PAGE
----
Usually, life in a condo goes on uneventfully on a day-to-day basis, with routine maintenance, elections, gardening, move-ins, move-outs and the like taking up most of its attentions.
Every once in a while, however, something comes up that points to things that have to be changed. For example, a condo may have a no-pets rule, but then, new people move in who want the board's blessing to have pets. Then, the condo board has to decide whether to change its rules and bylaws. The trouble may be, however, that it's been so long that the bylaws were changed or amended that the board doesn't know how to go about this.
To get to the answer of how to change your bylaws, we must examine how condo buildings and developments are governed in the state.
Boston-area condos are governed by Massachusetts General Law, Chapter 183, which sets the rules for condos—ownership and possessions, deeds, bylaws, profits and expenses, improvements and more.
Beyond this, the two main governing documents for condo communities are the master deed and the declaration of trust.
As far as the declaration of trust is concerned, most condos in Massachusetts are created as trusts (thus, associations have boards of trustees).
Where do bylaws come in? Attorney Stephen Marcus of Marcus, Errico, Emmer & Brooks, PC in Braintree says, "You could have just [standalone] bylaws, but more often, you have a trust with bylaws."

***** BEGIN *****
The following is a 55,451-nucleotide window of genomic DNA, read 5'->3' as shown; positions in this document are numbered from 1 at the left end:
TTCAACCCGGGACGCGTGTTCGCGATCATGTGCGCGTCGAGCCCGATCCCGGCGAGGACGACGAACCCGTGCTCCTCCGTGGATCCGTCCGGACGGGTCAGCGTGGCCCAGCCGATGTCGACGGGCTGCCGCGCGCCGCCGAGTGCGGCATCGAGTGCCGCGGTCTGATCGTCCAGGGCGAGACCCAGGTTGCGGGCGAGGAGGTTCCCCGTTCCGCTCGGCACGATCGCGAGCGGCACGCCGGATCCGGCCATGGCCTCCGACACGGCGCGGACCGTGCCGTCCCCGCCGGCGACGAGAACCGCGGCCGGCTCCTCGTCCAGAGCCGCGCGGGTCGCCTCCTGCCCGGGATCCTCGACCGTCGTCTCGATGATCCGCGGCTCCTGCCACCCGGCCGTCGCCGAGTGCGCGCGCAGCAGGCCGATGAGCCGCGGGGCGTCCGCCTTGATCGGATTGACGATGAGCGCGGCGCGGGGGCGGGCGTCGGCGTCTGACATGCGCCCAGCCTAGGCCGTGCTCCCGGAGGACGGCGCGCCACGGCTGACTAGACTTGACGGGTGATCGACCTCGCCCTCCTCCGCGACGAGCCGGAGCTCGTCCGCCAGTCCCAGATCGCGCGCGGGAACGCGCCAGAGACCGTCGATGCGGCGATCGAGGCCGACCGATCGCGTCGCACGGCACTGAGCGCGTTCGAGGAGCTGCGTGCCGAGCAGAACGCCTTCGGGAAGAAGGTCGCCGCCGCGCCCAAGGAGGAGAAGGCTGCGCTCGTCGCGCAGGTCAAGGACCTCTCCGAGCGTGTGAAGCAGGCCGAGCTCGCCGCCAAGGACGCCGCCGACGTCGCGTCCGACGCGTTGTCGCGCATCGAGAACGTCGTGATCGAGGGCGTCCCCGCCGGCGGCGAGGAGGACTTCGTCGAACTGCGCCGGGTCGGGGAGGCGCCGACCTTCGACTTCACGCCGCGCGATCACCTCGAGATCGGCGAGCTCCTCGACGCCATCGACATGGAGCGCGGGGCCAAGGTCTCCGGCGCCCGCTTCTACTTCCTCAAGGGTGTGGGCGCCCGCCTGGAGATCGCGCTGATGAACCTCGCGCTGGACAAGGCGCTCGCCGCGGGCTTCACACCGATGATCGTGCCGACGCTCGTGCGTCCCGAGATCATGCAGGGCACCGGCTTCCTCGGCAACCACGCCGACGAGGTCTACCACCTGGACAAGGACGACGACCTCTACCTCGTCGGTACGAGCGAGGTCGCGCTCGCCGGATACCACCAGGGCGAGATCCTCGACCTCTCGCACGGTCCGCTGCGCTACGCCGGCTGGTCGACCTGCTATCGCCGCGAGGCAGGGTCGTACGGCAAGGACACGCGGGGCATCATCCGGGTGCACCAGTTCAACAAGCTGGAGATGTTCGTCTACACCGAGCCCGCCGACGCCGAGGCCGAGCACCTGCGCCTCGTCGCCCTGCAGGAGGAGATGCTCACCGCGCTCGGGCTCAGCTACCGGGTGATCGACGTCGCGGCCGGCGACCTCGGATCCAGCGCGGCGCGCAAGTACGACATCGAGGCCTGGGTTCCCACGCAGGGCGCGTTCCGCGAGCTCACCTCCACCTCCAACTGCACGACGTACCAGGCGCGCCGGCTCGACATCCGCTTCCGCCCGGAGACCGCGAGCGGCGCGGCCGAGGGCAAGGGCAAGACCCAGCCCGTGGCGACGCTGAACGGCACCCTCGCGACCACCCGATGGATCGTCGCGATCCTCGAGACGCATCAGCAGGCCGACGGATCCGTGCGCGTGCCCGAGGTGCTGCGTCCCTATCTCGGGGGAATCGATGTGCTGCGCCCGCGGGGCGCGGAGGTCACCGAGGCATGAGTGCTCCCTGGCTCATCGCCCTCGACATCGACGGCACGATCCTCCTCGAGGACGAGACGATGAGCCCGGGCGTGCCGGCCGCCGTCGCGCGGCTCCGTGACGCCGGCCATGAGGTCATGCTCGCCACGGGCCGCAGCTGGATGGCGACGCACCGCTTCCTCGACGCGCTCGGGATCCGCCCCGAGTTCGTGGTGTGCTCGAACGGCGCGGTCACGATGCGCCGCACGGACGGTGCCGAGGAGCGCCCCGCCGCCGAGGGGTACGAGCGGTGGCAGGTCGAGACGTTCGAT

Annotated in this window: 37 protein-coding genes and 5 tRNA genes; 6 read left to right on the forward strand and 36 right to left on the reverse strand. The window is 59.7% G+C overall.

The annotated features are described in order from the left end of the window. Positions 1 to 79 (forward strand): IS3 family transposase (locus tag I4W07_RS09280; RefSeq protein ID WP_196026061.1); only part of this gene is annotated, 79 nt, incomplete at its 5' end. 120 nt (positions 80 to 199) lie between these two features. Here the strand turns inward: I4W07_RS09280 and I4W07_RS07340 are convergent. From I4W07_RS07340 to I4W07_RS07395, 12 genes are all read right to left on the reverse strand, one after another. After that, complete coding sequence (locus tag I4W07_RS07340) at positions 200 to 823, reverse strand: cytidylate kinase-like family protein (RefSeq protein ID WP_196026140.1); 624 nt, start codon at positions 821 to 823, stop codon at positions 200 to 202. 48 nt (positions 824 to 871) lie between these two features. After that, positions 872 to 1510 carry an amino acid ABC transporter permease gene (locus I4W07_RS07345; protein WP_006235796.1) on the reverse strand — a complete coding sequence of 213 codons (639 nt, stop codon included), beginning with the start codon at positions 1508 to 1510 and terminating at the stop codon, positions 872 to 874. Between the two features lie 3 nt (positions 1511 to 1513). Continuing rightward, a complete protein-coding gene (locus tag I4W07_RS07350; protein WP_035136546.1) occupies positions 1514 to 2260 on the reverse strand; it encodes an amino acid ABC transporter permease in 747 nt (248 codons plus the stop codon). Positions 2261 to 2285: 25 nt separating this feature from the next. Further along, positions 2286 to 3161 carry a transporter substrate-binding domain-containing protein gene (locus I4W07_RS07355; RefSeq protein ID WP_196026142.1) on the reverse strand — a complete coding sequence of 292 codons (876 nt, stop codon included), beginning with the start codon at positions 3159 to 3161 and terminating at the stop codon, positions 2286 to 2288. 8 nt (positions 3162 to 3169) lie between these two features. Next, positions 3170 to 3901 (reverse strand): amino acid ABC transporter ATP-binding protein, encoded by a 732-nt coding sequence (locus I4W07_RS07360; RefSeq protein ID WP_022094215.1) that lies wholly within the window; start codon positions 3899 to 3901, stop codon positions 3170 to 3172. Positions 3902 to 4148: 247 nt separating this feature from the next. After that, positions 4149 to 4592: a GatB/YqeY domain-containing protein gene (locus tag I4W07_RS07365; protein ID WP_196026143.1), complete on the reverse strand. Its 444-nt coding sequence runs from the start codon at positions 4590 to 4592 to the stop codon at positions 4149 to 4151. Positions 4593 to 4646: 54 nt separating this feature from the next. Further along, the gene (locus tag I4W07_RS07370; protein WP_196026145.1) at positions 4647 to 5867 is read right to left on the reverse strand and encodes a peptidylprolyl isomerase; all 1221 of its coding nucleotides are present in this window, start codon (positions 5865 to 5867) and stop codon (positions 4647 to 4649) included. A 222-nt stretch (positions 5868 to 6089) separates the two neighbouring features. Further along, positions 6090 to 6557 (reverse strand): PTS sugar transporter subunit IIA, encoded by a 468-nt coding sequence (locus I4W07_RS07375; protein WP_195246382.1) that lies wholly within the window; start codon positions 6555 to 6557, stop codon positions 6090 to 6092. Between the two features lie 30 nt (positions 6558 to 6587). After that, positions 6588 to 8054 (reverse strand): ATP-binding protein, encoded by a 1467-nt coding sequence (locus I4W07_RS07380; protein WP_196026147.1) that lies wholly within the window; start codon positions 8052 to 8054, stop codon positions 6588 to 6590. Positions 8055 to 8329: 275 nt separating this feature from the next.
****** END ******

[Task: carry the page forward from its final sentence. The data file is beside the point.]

Another attorney, Ellen Shapiro of the law firm of Goodman and Shapiro, LLC in Dedham, concurs. In terms of hierarchy, the master deed takes precedence over the declaration of trust. Below these two and the bylaws (if separate), you have the condo's rules and regulations, Shapiro adds.
The master deed legally creates the condo, and deals with such items as the boundaries of condo units and the common area, and the rights and obligations of owners. The declaration of trust, on the other hand, creates the condo association, which then runs the condo on a day-to-day basis.
Why Change a Rule?
What are some typical reasons that a condo association suddenly decides to change its bylaws? Attorneys interviewed for this article gave a variety of reasons.
Robert Galvin of the Boston-based law firm of Davis Malm and D'Agostine, P.C., says changes could be considered when a condo's population starts to change. For example, if an association finds itself with a lot of tenants (due to condo owners renting out their units), and decides it has to enact some sort of regulations about how to deal with tenants.
Another reason might be merely that a condo might be 30 years old or so, and it finds that its bylaws are inadequate in the face of some current situations and need re-tooling. After all, says Galvin, "The Massachusetts condo law dates from 1963."
"I would say that pets and rentals [again, those tenants] seem to come up a lot," says Marcus. "The newest reason some associations decide to amend their bylaws is to not allow smoking—not even within the units. A Colorado case was upheld this last year, and you're seeing it more and more." The case, Christensen and Sauve v. Heritage Hills 1 Condominium Owners Association, took place in Jefferson County, Colorado and declared that a "condominium association may amend its declaration/master deed to prohibit smoking within units."